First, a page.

Hong Kong Lawmaker Reveals Discrepancies in Fire Department Logs for Metro Station Storming

September 17, 2019 Updated: September 20, 2019

HONG KONG—Discrepancies in log entries from the fire department has come to light regarding an incident on August 31, when police stormed a local metro station and began beating passengers indiscriminately in an attempt to subdue and arrest suspected protesters.

That evening, many protesters were returning home after participating in a mass march that was banned by police, to call for the withdrawal of a controversial extradition bill. The city government has since announced that the bill will be formally withdrawn.

On August 31, police entered the Prince Edward metro station and were seen firing pepper spray and beating passengers with their batons, leaving several citizens hurt and bloodied.

At a press conference on Sept. 17, Alvin Yeung, lawmaker and leader of the Civic Party, revealed fire department incident logs that he obtained, showing that the department counted 9 or 10 casualties at the start of the incident and reported these numbers to a local hospital so arrangements could be made accordingly.

Casualties refers to serious injuries. The log shows 3 as red, which includes head injuries.

“All of a sudden, after 25 to 35 minutes of silence the count dropped from 10 to 7, and 3 serious injury patients were suddenly gone,” said Yeung in an interview with The Epoch Times. “So what had happened, we do not know. It’s up to the government to clarify.”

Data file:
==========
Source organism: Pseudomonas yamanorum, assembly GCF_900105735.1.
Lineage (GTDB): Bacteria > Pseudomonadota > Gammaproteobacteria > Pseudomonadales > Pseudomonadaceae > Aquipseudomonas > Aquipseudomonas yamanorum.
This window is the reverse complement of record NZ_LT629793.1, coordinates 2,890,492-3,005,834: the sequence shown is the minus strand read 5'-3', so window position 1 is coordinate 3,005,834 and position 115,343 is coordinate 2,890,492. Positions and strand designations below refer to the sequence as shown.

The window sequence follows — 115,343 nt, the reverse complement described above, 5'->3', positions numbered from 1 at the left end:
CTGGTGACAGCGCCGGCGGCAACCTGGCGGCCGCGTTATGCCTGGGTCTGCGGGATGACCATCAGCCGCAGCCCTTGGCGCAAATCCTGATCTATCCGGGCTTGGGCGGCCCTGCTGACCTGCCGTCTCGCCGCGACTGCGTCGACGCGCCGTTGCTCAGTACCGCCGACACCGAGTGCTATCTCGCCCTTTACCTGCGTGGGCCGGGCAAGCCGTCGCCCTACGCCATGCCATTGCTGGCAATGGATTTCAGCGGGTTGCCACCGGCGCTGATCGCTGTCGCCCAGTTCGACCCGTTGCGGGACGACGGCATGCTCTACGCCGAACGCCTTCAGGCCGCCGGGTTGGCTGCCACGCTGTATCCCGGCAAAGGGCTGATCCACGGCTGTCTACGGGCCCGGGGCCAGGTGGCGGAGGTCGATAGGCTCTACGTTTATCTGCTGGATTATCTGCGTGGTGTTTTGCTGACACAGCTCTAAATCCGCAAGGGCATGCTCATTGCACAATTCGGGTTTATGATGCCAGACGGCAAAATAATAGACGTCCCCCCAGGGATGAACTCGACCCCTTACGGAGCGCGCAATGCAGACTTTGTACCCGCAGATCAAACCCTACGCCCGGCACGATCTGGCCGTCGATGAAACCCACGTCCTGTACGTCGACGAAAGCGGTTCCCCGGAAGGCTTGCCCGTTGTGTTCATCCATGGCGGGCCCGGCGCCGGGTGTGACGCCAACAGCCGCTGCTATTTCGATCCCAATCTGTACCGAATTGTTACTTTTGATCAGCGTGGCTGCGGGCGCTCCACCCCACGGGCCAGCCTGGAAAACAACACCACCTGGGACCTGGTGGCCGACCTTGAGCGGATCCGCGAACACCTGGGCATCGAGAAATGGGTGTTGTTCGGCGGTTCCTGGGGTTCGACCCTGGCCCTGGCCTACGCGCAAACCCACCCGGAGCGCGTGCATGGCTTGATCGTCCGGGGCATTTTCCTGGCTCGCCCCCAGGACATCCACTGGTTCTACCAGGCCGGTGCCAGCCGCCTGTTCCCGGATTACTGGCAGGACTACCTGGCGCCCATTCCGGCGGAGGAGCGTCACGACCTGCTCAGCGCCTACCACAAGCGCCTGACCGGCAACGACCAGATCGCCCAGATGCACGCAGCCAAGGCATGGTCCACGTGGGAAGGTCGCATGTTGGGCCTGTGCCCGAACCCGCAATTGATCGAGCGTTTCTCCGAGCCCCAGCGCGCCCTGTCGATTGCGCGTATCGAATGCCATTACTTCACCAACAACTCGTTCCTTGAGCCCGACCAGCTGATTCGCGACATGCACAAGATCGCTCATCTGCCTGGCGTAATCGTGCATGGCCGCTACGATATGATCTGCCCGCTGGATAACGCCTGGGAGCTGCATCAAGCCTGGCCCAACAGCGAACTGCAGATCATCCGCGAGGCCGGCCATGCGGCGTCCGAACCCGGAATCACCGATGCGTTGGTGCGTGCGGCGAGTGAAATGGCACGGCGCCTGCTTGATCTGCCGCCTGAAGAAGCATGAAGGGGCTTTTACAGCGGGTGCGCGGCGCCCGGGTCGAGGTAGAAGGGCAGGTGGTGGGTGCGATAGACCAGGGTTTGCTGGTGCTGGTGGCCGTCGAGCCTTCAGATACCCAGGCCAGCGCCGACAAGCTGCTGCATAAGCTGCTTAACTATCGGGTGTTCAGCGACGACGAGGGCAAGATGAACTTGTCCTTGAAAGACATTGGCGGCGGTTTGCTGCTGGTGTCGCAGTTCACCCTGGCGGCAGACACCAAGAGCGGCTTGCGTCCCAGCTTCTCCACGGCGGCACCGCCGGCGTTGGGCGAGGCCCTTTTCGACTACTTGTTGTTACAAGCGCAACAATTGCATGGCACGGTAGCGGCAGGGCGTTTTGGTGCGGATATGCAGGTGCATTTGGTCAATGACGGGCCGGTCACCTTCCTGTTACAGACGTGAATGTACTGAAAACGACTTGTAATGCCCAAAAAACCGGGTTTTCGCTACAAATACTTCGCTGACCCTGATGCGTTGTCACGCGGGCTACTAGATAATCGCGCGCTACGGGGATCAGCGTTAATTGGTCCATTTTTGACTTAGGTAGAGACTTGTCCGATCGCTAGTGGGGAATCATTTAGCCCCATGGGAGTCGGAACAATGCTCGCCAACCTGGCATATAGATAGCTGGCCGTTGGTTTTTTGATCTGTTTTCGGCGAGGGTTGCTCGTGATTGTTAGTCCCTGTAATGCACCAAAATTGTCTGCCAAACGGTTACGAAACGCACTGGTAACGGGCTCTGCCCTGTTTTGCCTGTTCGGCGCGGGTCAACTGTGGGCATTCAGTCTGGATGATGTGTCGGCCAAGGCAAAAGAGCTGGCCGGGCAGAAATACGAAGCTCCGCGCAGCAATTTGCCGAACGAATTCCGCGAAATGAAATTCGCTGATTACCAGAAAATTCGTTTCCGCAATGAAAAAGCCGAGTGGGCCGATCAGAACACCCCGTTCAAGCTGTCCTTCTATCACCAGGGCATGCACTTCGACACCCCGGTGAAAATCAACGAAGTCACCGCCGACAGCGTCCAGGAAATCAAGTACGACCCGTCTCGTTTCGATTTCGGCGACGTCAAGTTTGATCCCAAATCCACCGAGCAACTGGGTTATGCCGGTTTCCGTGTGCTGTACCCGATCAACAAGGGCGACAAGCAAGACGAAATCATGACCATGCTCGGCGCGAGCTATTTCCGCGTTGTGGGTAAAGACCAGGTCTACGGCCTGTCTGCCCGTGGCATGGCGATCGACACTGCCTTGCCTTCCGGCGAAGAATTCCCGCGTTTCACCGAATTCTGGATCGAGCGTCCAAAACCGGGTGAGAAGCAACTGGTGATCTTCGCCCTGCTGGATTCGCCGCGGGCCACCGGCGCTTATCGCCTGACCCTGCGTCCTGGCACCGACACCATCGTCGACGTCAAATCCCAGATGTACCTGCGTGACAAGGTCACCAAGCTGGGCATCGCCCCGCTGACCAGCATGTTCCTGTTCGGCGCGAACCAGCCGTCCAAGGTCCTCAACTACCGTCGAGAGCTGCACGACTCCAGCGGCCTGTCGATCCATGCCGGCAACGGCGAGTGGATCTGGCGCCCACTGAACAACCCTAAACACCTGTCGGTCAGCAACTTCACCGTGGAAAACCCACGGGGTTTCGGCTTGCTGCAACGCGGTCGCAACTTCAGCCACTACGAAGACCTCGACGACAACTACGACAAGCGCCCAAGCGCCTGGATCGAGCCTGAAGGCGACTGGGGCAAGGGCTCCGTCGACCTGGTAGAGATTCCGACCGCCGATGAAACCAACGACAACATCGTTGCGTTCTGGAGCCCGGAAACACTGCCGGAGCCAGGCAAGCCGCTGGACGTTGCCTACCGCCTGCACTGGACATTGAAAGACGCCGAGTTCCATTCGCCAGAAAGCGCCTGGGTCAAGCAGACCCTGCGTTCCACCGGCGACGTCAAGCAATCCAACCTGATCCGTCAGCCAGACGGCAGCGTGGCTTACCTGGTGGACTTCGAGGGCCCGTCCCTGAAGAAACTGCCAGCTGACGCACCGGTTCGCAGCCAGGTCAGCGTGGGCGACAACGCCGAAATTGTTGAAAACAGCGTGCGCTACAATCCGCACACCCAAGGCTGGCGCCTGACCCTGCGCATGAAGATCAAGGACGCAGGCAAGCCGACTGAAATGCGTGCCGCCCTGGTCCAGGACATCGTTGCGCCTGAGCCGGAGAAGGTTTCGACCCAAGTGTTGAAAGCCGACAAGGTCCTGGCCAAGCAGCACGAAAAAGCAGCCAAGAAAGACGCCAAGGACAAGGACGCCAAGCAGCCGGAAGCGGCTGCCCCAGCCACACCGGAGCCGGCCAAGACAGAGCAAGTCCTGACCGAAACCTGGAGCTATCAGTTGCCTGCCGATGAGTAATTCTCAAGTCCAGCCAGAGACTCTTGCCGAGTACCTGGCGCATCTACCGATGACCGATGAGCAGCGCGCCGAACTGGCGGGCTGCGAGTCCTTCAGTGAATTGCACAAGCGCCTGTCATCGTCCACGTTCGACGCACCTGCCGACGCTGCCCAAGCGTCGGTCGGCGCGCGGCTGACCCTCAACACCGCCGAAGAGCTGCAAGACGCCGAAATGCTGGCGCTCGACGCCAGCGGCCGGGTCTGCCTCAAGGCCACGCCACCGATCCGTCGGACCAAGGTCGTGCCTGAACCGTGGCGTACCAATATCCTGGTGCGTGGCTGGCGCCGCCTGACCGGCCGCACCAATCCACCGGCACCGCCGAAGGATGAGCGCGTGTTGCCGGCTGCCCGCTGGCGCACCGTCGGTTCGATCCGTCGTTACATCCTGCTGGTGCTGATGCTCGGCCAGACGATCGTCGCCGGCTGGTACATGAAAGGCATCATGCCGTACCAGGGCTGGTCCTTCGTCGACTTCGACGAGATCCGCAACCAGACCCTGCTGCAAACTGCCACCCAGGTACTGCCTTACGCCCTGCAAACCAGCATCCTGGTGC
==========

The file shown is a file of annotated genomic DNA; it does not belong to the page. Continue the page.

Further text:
Three anonymous fire department staff members also appeared via video conference in hats, sunglasses, and masks to explain the discrepancies in the records.

Yeung explained that records in the logs were changed.

“We can see from the log that there were changes made on either the 3rd of September or the 10th of September,” said Yeung. “We do not know to what extent the logs got amended or got changed, we can only see that some changes were made.

Many citizens believe that some have lost their lives that night, with many local residents building a shrine outside the metro station, leaving flowers and offerings for the victims.

“We’re just asking questions, and it’s up to the government to clarify with the public,” said Yeung.

Clarification

Meanwhile, Lam Cheuk-ting, lawmaker from the Democratic Party, told The Epoch Times that the police and the metro operator, Mass Transit Railway (MTR), should release any surveillance camera footage they have—to clarify what happened that night.

“If they fail to disclose that information, I strongly believe that the general public will still cast serious doubt on the incident and the credibility of the police force and the government will be undermined further,” said Lam in an interview.

Pro-democracy lawmakers are also urging the government to conduct an independent investigation into the police force, one of the main demands of protesters.

Many citizens find it suspicious and incriminating that the MTR won’t release the unedited footage of what happened inside Prince Edward station on August 31, and that journalists on site that evening were made to leave the premises.

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